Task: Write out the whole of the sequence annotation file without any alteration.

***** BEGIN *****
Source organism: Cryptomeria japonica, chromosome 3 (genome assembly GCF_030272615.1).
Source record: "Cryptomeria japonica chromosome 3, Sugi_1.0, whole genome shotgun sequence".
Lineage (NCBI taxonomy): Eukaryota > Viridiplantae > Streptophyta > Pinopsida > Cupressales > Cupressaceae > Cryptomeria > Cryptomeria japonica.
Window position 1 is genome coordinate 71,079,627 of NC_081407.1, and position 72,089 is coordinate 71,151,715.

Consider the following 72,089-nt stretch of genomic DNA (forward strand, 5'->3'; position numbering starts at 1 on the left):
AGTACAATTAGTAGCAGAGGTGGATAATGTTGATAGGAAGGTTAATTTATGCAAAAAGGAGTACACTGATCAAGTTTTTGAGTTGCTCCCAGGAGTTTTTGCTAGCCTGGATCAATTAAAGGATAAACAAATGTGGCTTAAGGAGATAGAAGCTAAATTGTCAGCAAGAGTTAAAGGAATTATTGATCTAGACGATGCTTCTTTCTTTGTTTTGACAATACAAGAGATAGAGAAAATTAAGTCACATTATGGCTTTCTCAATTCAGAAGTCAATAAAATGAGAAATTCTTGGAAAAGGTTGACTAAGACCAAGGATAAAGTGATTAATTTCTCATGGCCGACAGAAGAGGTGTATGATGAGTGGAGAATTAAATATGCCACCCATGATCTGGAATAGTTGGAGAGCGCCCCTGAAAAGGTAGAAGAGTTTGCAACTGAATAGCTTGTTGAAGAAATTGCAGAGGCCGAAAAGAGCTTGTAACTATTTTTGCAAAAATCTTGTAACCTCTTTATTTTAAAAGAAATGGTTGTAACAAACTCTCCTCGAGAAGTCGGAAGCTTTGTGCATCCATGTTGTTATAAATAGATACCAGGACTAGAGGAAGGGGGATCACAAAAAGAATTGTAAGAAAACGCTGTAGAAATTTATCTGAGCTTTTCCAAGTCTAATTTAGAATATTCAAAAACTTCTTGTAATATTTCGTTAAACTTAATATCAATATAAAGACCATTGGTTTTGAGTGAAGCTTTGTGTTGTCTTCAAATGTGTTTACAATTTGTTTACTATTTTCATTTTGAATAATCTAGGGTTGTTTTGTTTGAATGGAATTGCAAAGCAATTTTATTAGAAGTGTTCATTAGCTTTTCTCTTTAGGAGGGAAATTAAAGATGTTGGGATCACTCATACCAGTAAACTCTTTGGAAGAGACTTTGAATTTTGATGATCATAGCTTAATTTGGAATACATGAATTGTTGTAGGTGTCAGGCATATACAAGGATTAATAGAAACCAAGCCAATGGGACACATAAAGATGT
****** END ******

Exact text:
Source organism: Cryptomeria japonica, chromosome 3 (genome assembly GCF_030272615.1).
Source record: "Cryptomeria japonica chromosome 3, Sugi_1.0, whole genome shotgun sequence".
Lineage (NCBI taxonomy): Eukaryota > Viridiplantae > Streptophyta > Pinopsida > Cupressales > Cupressaceae > Cryptomeria > Cryptomeria japonica.
Window position 1 is genome coordinate 71,079,627 of NC_081407.1, and position 72,089 is coordinate 71,151,715.

Consider the following 72,089-nt stretch of genomic DNA (forward strand, 5'->3'; position numbering starts at 1 on the left):
AGTACAATTAGTAGCAGAGGTGGATAATGTTGATAGGAAGGTTAATTTATGCAAAAAGGAGTACACTGATCAAGTTTTTGAGTTGCTCCCAGGAGTTTTTGCTAGCCTGGATCAATTAAAGGATAAACAAATGTGGCTTAAGGAGATAGAAGCTAAATTGTCAGCAAGAGTTAAAGGAATTATTGATCTAGACGATGCTTCTTTCTTTGTTTTGACAATACAAGAGATAGAGAAAATTAAGTCACATTATGGCTTTCTCAATTCAGAAGTCAATAAAATGAGAAATTCTTGGAAAAGGTTGACTAAGACCAAGGATAAAGTGATTAATTTCTCATGGCCGACAGAAGAGGTGTATGATGAGTGGAGAATTAAATATGCCACCCATGATCTGGAATAGTTGGAGAGCGCCCCTGAAAAGGTAGAAGAGTTTGCAACTGAATAGCTTGTTGAAGAAATTGCAGAGGCCGAAAAGAGCTTGTAACTATTTTTGCAAAAATCTTGTAACCTCTTTATTTTAAAAGAAATGGTTGTAACAAACTCTCCTCGAGAAGTCGGAAGCTTTGTGCATCCATGTTGTTATAAATAGATACCAGGACTAGAGGAAGGGGGATCACAAAAAGAATTGTAAGAAAACGCTGTAGAAATTTATCTGAGCTTTTCCAAGTCTAATTTAGAATATTCAAAAACTTCTTGTAATATTTCGTTAAACTTAATATCAATATAAAGACCATTGGTTTTGAGTGAAGCTTTGTGTTGTCTTCAAATGTGTTTACAATTTGTTTACTATTTTCATTTTGAATAATCTAGGGTTGTTTTGTTTGAATGGAATTGCAAAGCAATTTTATTAGAAGTGTTCATTAGCTTTTCTCTTTAGGAGGGAAATTAAAGATGTTGGGATCACTCATACCAGTAAACTCTTTGGAAGAGACTTTGAATTTTGATGATCATAGCTTAATTTGGAATACATGAATTGTTGTAGGTGTCAGGCATATACAAGGATTAATAGAAACCAAGCCAATGGGACACATAAAGATGT